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Changing Times Bring New Attitudes Towards Immigration (Eng/Esp)

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According to a state-wide poll by the Public Policy Institute of California; one of the hot beds of immigration politics, 73% of likely voters favored citizenship for undocumented immigrants, compared to 24% who opposed it. Even 61% of Republicans favored immigration reform, despite the GOP being the biggest obstacle towards movement towards comprehensive immigration reform.

According to a state-wide poll by the Public Policy Institute of California; one of the hot beds of immigration politics, 73% of likely voters favored citizenship for undocumented immigrants, compared to 24% who opposed it. Even 61% of Republicans favored immigration reform, despite the GOP being the biggest obstacle towards movement towards comprehensive immigration reform.

This is a stark contrast to twenty-one years ago, when 59% of Californians decided overwhelmingly to deny any kind of public services towards people who entered the country illegally. These public services included refusing to allow the children of illegal immigrants to receive an education.

It appears voters now favor providing easier pathways to citizenship for undocumented immigrants, provided they meet certain conditions including paying back-taxes, passing a criminal-background check, undergoing a waiting period, and learning English.

A likely reason for the change of attitudes can be attributed to positive experiences many have with immigrants in their daily lives. Immigrants are now seen as more of a benefit to the economy rather than as a burden.

Similar numbers can be seen in California in the support of President Obama’s executive actions which provides deportation relief to up to 5 million immigrants living in the country without authorization. In a different poll conducted by the Public Policy Institute of California, 57% of voters support the President’s executive orders.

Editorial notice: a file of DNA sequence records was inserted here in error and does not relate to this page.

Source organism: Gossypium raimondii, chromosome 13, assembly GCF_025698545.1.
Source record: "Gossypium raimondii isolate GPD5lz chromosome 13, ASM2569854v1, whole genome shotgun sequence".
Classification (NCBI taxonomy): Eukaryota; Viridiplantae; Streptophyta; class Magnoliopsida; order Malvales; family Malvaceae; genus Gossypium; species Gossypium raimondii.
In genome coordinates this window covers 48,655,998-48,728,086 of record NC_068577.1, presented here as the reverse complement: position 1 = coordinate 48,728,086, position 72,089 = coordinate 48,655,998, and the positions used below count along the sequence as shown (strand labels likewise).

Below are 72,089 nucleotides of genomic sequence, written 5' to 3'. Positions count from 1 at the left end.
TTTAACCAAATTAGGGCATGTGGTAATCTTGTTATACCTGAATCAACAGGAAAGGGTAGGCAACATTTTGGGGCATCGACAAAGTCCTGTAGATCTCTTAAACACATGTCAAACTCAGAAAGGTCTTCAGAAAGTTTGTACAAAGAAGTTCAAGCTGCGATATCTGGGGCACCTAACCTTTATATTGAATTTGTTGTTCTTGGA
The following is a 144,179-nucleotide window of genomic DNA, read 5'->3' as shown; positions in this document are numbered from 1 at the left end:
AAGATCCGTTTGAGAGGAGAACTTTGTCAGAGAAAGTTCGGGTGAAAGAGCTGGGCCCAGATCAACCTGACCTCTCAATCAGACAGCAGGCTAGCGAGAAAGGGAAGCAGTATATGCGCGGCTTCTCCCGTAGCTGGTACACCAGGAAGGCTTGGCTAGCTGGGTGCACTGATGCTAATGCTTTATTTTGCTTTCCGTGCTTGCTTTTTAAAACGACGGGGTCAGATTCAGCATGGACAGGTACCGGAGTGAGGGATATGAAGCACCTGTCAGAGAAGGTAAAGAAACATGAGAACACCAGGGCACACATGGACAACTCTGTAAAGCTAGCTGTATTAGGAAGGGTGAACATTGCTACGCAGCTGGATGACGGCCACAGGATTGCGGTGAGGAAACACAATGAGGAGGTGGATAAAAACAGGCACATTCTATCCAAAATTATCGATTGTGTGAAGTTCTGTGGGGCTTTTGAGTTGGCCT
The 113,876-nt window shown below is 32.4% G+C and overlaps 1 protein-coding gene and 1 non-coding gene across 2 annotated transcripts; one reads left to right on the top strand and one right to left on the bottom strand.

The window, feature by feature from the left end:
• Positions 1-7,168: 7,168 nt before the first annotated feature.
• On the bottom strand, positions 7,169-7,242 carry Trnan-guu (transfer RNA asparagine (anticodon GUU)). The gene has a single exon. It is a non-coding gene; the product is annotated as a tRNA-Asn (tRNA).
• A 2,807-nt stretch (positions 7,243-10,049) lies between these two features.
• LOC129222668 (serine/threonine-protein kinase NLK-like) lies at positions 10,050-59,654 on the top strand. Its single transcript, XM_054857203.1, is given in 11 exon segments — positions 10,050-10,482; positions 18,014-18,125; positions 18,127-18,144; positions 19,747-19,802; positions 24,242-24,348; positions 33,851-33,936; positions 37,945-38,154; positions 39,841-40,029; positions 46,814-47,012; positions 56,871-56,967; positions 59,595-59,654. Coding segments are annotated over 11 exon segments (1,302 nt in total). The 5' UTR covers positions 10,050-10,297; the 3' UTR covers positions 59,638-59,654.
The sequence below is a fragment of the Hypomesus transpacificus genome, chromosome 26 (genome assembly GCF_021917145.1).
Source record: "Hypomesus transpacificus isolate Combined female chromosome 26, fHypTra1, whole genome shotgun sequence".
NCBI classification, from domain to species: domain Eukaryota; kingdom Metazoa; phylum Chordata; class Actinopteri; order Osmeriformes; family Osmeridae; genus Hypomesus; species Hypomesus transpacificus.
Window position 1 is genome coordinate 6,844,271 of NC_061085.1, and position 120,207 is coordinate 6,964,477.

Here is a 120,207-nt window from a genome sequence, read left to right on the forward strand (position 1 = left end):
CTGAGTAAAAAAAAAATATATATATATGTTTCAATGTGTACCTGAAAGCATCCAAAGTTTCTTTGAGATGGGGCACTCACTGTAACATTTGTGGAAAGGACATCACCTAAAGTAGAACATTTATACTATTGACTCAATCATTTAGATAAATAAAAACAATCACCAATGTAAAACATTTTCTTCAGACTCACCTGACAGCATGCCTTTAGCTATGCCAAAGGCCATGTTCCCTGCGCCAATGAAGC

Nationally, public support for immigration reform is also on the rise. According to a March 24 poll conducted by CBS News, 56% of Americans support immigrants being able to stay in the country and apply for citizenship after an extended period of time, while 29% still believe that undocumented immigrants should still be required to leave.

While the national numbers are becoming clearer, the battle over immigration in the federal government is remains stalled. While the passage of the president’s executive actions is inevitable in the long run, the process still has to be played out in the courts. The numbers; however, indicate that the issue over immigration is less divided than is being demonstrated in the media and in Congress.

According to a state-wide poll by the Public Policy Institute of California; one of the hot beds of immigration politics, 73% of likely voters favored citizenship for undocumented immigrants, compared to 24% who opposed it. Even 61% of Republicans favored immigration reform, despite the GOP being the biggest obstacle towards movement towards comprehensive immigration reform.

This is a stark contrast to twenty-one years ago, when 59% of Californians decided overwhelmingly to deny any kind of public services towards people who entered the country illegally. These public services included refusing to allow the children of illegal immigrants to receive an education.

It appears voters now favor providing easier pathways to citizenship for undocumented immigrants, provided they meet certain conditions including paying back-taxes, passing a criminal-background check, undergoing a waiting period, and learning English.